Can It Be Too Big?  Be sure to plan out where you plan to put your wonderful new flat-screen television.  The size should be proportional to the room you will be in.  It’s hard to enjoy a 72-inch screen if you cannot move your sofa or chair back more than six or seven feet!  These TVs come with manuals that suggest appropriate home theater configurations. 

You should definitely check out actual models if you can before making your decision.  We did, and we selected a 37” Hitachi LCD Multi-system TV and then ordered it over the internet along with a new region-free DVD player.  Once we got everything in to place, we were surprised at what a fabulous difference it makes!  Not only do we enjoy our Wii more, but we enjoy movies and DVDs a lot more as well.  So here’s to happy viewing!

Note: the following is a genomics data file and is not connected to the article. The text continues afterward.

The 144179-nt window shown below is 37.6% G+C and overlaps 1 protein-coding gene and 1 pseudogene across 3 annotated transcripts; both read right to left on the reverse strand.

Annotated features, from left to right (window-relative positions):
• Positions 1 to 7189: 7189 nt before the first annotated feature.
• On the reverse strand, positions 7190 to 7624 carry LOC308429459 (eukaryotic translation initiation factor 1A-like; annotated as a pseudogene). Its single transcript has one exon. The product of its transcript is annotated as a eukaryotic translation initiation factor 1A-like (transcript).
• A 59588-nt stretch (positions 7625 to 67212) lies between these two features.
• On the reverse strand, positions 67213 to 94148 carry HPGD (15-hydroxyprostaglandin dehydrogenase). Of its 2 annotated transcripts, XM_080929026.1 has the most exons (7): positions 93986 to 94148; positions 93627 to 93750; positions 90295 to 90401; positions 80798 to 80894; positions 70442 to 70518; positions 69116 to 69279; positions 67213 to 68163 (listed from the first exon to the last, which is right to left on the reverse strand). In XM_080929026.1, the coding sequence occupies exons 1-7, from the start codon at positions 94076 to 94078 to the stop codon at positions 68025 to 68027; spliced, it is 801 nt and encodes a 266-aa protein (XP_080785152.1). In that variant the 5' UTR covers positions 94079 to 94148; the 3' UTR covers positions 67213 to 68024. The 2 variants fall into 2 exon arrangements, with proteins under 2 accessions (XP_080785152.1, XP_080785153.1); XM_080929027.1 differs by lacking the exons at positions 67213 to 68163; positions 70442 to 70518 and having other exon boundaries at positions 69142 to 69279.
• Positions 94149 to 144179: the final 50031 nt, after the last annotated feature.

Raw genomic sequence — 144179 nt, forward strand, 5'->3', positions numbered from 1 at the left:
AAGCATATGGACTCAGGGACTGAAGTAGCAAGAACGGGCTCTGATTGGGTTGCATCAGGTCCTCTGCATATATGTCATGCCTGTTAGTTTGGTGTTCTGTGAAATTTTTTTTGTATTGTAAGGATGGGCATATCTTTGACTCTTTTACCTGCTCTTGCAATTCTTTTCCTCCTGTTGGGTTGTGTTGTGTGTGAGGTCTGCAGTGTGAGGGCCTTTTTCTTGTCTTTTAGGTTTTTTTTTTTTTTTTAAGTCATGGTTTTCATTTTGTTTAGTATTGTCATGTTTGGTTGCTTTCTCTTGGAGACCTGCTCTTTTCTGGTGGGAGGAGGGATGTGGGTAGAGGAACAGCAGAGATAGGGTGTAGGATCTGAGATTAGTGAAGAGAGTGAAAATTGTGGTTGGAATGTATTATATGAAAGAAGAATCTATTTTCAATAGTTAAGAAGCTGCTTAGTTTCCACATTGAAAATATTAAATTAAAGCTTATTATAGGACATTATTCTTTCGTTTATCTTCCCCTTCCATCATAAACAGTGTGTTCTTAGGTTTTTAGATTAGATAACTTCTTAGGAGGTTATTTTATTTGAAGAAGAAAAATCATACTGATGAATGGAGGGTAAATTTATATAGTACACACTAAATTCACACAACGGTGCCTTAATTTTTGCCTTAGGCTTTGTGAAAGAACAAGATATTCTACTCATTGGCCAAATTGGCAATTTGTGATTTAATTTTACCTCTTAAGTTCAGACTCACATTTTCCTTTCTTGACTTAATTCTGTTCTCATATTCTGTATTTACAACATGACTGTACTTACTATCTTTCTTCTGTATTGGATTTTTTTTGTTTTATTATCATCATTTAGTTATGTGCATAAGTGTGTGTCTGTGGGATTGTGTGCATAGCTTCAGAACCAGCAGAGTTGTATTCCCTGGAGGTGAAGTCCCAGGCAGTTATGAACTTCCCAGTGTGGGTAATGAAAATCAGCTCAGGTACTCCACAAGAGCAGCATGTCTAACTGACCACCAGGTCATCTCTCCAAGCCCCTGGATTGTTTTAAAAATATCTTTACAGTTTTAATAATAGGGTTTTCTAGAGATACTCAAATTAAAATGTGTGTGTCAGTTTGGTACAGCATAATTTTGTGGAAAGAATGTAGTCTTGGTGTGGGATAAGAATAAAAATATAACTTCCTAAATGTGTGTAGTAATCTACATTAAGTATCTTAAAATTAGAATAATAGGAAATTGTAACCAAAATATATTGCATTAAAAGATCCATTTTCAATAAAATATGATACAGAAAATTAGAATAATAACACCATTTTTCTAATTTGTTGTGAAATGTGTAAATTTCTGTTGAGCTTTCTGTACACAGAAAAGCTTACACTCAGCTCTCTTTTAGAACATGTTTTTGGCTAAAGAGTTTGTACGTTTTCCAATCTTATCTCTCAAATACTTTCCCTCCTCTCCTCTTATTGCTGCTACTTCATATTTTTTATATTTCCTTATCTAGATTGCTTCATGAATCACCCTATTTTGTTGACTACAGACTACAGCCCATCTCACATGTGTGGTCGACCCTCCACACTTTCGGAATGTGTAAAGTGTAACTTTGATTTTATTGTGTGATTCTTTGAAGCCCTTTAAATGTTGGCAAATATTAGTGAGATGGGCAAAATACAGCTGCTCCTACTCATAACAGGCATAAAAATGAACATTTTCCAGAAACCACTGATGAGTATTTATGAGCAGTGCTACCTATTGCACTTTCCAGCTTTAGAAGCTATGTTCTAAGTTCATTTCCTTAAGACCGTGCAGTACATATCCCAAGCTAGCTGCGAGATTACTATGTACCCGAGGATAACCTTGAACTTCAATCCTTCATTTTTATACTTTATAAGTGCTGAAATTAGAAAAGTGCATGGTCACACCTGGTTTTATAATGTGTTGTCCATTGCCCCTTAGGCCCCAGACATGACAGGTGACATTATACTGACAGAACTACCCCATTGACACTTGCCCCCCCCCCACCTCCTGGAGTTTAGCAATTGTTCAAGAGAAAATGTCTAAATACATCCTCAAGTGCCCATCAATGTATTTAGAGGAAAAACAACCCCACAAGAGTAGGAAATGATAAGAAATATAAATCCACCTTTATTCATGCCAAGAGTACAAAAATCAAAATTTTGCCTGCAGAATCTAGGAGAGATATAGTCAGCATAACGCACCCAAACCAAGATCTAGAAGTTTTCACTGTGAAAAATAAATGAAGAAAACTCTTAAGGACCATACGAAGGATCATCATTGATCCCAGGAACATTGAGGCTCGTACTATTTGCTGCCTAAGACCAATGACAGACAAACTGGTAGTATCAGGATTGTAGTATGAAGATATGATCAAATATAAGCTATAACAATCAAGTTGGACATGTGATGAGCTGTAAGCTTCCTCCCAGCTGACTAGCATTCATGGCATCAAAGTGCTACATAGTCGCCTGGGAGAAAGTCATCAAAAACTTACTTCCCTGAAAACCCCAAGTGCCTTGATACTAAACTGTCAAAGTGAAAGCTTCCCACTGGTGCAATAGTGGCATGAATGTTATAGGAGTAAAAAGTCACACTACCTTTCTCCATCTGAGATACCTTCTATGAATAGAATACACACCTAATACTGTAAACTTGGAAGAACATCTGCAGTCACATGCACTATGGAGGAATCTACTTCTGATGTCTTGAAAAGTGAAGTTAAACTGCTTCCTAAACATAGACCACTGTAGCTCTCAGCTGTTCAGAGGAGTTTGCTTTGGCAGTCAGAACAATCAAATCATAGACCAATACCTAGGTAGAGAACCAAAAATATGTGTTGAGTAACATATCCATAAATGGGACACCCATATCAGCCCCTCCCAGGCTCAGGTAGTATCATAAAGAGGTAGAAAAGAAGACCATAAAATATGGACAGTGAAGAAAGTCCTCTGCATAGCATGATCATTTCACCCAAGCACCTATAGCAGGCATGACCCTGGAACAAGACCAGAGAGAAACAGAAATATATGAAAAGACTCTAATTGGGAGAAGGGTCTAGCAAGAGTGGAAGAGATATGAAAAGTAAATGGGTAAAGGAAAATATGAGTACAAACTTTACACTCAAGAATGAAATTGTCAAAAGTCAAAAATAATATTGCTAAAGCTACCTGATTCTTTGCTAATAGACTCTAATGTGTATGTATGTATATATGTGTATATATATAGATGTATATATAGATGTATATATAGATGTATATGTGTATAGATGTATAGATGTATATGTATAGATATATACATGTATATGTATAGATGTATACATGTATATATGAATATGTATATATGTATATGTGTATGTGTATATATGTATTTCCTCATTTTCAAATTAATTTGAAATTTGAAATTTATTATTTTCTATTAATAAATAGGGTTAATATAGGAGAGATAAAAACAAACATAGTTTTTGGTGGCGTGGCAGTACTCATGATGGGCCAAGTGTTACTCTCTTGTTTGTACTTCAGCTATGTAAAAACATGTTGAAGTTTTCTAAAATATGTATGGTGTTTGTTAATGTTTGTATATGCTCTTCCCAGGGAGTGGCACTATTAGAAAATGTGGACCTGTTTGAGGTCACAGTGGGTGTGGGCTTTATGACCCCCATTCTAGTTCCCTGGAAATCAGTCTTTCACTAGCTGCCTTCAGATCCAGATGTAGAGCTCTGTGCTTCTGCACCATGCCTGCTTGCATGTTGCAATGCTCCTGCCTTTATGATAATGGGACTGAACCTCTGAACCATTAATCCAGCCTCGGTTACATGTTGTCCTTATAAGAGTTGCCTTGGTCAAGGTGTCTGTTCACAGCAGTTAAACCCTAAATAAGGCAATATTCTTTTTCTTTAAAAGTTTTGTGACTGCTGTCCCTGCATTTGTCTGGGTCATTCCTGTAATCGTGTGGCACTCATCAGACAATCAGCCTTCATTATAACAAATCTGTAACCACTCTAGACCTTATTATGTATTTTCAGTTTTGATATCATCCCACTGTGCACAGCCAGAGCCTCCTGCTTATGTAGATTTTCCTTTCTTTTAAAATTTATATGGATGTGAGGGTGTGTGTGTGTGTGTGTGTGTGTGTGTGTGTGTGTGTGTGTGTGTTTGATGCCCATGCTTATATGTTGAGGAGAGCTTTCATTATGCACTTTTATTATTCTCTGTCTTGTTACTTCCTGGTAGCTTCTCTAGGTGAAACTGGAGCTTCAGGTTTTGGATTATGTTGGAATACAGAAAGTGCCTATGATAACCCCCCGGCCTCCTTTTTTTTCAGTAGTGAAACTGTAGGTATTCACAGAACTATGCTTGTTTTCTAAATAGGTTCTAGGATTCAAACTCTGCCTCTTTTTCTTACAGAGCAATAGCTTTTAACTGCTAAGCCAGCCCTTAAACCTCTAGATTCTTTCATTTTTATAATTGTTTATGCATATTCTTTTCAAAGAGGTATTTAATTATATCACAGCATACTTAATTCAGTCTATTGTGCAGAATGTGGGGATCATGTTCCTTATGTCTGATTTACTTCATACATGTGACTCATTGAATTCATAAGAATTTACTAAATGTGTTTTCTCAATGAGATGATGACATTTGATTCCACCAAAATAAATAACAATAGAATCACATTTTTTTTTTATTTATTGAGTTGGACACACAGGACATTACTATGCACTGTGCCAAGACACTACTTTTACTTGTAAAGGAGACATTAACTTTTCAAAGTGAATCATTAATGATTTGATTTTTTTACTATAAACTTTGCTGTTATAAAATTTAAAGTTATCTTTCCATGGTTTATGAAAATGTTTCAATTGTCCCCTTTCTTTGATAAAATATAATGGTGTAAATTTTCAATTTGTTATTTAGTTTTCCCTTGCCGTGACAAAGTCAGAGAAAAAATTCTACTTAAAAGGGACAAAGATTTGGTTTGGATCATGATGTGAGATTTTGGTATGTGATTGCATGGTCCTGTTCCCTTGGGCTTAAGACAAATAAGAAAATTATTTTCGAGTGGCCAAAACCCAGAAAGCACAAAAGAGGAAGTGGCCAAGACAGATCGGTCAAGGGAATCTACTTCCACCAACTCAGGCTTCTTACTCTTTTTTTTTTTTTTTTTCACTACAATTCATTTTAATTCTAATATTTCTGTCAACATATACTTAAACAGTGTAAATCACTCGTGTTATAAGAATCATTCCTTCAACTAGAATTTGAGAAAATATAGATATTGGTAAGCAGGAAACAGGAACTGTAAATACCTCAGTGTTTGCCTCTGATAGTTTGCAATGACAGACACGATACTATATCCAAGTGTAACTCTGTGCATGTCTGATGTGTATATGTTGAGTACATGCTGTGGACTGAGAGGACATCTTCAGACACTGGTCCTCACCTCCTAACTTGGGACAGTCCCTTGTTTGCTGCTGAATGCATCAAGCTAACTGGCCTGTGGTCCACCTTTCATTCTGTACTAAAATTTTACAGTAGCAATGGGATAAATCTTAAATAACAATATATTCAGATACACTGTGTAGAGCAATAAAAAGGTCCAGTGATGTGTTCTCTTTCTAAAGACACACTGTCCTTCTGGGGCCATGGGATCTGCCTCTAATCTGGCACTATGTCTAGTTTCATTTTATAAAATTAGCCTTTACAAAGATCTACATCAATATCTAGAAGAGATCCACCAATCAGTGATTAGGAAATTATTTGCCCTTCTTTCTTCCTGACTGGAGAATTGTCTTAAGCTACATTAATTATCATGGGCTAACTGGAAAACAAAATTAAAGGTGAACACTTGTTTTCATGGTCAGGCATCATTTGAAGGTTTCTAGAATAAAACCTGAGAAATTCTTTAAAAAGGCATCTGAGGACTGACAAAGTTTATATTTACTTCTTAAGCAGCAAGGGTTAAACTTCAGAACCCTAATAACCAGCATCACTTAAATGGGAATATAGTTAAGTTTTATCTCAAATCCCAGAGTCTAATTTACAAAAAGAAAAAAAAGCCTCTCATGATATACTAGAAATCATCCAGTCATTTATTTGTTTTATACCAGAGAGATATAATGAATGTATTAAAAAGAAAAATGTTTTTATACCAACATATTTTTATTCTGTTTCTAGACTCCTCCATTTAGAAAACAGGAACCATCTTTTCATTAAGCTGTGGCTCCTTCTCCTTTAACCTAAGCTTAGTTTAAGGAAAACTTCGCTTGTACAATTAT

Did you know that DVDs have something called a Region Lock?  This restriction keeps you from playing DVDs marked for one particular region on a DVD player or drive that is marked for another region.  As long as you stay put, don’t travel, don’t buy or accept foreign DVDs, you’ll never need to concern yourself with this.  If you are concerned, you will want to know about region code free DVD players.

If you’ve ever had the disappointing experience of putting a foreign movie DVD in your US machine or a new US movie in a foreign machine, and then getting a blank screen, you have already run into the problem.  That’s because the DVD drives, including those in laptops and game consoles as well as the stand-alone players, are usually rigged by manufacturers.